Nanoy and Ingrid read the book at the Gothenburg Fair

Because there were so many things that happened in my life this year, I wasn't able to witness the special occasion in Sweden. Much to my regret, this could have been a great chance to meet new friends and places. But, in my behalf, I was represented by Isko, the main character of the book. What a great idea by Nanoy himself, the author of Naku



Now at home watching me draw books, Isko, the plushie, is made by Pergylene Acuna 


So what does the Peter Pan Prize really means to me? 

It's a great honor actually to represent the local kidlit and be recognized on the other side of the world where most of the beautiful children's books I adore are born. It's only lately that I have fully realized this grand achievement, so I am very grateful.

   



Peter Pan Prize mementos

Isko and Nanoy, together with the Adarna team, had a great time in Sweden. You can view their adventures here. While the book and the win have also been featured in numerous publications in Sweden and all over the web. Some of the most important are here: 





The Writer's bffs according to Nanoy. Prints available here.


Happy thoughts truly bring you to fantastic places. 


Why I illustrate children's books




Artist's Bff prints are available here


This post is to remind myself the reasons why I illustrate children's books, in random order:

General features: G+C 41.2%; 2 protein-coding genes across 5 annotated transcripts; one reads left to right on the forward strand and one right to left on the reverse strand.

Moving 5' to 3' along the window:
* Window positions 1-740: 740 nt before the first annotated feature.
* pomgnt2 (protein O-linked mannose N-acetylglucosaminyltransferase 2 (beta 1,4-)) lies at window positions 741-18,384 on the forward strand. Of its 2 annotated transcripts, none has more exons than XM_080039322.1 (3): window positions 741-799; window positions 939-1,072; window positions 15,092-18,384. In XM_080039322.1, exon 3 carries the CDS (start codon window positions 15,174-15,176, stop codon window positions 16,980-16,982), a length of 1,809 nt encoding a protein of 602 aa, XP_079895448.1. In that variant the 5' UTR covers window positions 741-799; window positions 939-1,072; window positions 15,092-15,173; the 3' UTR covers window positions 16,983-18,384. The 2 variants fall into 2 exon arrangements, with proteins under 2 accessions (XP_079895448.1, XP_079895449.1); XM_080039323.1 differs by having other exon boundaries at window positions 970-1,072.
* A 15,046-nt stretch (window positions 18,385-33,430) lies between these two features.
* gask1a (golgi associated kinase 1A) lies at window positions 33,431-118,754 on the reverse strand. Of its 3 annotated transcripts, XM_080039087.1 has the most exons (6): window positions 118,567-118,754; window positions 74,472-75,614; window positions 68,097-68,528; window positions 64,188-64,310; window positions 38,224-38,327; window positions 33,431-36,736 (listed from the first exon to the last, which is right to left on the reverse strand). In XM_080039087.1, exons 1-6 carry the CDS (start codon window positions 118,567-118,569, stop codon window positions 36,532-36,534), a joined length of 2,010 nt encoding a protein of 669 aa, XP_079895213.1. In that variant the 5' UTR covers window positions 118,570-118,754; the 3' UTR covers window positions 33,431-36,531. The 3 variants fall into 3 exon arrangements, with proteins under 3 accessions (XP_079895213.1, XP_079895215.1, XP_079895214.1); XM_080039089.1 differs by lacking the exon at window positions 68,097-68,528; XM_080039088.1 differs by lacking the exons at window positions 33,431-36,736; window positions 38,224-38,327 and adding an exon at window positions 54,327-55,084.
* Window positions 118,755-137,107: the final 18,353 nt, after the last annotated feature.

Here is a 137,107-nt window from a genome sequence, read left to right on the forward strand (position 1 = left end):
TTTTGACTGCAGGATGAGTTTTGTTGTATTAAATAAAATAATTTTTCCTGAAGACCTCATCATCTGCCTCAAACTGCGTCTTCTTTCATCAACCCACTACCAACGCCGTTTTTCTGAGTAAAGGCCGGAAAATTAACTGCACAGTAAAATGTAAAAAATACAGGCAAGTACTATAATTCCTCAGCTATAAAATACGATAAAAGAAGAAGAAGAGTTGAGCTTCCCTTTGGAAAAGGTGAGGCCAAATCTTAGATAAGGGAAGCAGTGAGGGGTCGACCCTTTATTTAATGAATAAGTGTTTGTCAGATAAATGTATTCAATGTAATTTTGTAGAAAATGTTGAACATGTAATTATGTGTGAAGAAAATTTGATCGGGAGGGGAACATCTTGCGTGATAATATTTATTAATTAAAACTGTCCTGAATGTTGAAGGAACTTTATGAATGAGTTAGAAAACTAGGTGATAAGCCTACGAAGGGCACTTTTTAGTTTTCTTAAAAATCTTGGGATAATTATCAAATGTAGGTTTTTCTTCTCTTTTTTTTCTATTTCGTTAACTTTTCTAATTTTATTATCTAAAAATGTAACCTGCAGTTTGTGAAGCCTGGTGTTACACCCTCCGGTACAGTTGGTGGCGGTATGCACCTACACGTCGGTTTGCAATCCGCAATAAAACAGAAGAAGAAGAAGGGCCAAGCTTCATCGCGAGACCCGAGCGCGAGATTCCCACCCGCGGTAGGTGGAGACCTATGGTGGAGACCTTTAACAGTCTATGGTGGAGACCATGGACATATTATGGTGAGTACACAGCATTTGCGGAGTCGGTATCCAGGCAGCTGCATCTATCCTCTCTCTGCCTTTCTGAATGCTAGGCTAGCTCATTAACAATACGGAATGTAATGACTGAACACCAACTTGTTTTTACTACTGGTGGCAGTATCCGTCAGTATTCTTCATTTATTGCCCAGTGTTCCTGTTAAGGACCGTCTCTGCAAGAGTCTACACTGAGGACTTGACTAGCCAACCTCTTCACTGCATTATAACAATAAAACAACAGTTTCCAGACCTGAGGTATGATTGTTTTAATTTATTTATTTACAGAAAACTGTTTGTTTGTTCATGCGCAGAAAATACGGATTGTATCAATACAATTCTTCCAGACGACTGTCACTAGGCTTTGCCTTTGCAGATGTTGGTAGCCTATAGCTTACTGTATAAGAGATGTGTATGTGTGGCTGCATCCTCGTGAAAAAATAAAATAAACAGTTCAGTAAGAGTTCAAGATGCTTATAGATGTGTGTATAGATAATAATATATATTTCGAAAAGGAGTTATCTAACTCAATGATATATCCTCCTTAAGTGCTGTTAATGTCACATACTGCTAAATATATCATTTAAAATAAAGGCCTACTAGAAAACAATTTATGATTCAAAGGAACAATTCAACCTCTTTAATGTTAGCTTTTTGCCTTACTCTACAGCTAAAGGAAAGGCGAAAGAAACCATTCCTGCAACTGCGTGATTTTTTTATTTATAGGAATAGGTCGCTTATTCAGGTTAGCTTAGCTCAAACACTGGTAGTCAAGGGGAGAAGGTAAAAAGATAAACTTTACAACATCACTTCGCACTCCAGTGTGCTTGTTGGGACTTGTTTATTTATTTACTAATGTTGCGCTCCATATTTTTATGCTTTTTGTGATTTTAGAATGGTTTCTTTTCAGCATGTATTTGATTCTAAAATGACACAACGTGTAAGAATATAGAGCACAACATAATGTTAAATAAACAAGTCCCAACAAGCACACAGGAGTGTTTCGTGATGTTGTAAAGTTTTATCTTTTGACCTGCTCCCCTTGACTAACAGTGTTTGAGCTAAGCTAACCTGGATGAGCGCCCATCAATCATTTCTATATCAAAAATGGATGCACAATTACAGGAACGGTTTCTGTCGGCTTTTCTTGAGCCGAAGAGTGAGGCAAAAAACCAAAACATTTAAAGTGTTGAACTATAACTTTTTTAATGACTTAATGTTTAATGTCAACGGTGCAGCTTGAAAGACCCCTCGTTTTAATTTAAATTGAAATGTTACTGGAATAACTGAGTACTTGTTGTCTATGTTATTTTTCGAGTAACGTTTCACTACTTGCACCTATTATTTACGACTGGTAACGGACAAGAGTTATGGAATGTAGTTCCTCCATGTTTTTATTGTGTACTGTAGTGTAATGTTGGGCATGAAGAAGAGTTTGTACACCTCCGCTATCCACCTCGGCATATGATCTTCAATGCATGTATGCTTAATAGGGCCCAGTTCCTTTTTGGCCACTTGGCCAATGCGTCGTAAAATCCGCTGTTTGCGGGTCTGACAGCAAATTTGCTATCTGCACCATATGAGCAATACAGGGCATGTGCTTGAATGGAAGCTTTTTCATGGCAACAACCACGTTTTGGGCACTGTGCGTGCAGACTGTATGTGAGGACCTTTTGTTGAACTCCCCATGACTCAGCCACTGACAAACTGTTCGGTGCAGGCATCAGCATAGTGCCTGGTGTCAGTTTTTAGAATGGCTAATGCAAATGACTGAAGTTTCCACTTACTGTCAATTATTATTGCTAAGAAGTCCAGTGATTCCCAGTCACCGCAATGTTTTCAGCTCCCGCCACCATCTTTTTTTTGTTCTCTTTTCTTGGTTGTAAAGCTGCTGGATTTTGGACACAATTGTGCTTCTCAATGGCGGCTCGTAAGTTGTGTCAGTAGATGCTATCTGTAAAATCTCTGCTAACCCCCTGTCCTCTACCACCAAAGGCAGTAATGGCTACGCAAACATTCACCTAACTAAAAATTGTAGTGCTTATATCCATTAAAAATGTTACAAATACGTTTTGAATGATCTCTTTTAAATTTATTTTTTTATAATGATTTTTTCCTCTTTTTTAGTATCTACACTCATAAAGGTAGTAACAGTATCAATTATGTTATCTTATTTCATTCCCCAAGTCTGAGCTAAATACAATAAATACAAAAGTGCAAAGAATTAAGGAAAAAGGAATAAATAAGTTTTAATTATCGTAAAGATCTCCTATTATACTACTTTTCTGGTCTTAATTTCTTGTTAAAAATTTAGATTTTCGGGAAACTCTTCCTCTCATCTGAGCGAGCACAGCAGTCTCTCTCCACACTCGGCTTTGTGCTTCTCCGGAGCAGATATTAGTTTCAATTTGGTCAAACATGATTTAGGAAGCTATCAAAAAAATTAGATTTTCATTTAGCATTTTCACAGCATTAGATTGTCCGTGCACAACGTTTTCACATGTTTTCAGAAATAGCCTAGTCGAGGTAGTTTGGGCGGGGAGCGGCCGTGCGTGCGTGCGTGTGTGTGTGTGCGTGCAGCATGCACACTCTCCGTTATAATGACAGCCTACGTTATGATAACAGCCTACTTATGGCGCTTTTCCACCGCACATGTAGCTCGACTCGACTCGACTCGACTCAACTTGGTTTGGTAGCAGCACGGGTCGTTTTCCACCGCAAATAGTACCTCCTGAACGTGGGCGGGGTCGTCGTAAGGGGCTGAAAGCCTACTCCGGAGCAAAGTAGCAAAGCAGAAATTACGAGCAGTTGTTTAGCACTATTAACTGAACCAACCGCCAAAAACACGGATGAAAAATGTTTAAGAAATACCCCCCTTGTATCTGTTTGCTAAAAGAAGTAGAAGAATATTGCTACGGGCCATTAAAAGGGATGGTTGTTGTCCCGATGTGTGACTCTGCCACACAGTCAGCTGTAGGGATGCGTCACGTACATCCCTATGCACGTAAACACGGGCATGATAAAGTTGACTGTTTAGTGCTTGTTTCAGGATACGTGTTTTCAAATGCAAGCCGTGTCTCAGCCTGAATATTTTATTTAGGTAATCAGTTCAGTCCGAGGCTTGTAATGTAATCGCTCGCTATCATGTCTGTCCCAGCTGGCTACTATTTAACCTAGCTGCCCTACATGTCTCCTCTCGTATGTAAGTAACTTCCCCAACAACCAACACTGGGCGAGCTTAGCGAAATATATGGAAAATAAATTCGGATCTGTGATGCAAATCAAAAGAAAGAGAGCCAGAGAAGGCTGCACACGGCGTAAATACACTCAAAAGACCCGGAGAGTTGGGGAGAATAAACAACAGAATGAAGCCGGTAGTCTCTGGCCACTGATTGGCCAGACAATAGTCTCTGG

1. For the love of paper books, for fun.

2. To sustain imagination and rekindle childhood curiosity and innocence.

3. My chosen field where only few artists dare to stay and take seriously.  

4. There is so much work yet to be done in local kidlit, and I think this is where I can put my talent to a higher purpose.

5. I want my art and message to be shared to many people, especially children, and places as possible.


"Edsa" book in the making





EDSA, written by Russell Molina, is one of the books I'm very proud of. My latest children's book is about one of the most important part of Filipino history, the People Power Revolution, which I think children today should know of, no matter how complicated it was.



I wanted the illustrations of EDSA very special and memorable, just like the occasion itself. As a tribute, I found inspiration from Larry Alcala's Slice of Life comics. The black and white drawings evoke nostalgia and vivid memories while a splash of yellow highlights the special color. To depict a sense of history, I thought of using the diorama as format to stage the scenes and organize them inside a wooden box I made specially for this book.





There are so many symbolisms in the book: the box, colors, "cyclop", newspaper, radio, even the narrative between the bird and the children that could spark conversations about the EDSA revolution.

Some features and interviews on the EDSA book:

1. Some inspirations behind the EDSA book, an interview at Gathering Books

2. Book launch featured in Rappler

3. Inquirer article

And even made the local newspaper frontpage banner: